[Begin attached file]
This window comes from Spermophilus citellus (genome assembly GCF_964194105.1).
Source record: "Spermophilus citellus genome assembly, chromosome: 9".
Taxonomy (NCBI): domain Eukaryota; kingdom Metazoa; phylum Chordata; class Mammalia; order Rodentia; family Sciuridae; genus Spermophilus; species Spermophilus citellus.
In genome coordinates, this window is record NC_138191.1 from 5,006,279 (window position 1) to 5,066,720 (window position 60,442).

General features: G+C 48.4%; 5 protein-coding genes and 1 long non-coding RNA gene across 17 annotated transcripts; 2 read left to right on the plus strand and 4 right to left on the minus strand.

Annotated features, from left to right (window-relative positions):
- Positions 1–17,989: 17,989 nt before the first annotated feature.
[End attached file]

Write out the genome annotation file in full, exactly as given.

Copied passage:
This window comes from Spermophilus citellus (genome assembly GCF_964194105.1).
Source record: "Spermophilus citellus genome assembly, chromosome: 9".
Taxonomy (NCBI): domain Eukaryota; kingdom Metazoa; phylum Chordata; class Mammalia; order Rodentia; family Sciuridae; genus Spermophilus; species Spermophilus citellus.
In genome coordinates, this window is record NC_138191.1 from 5,006,279 (window position 1) to 5,066,720 (window position 60,442).

General features: G+C 48.4%; 5 protein-coding genes and 1 long non-coding RNA gene across 17 annotated transcripts; 2 read left to right on the plus strand and 4 right to left on the minus strand.

Annotated features, from left to right (window-relative positions):
- Positions 1–17,989: 17,989 nt before the first annotated feature.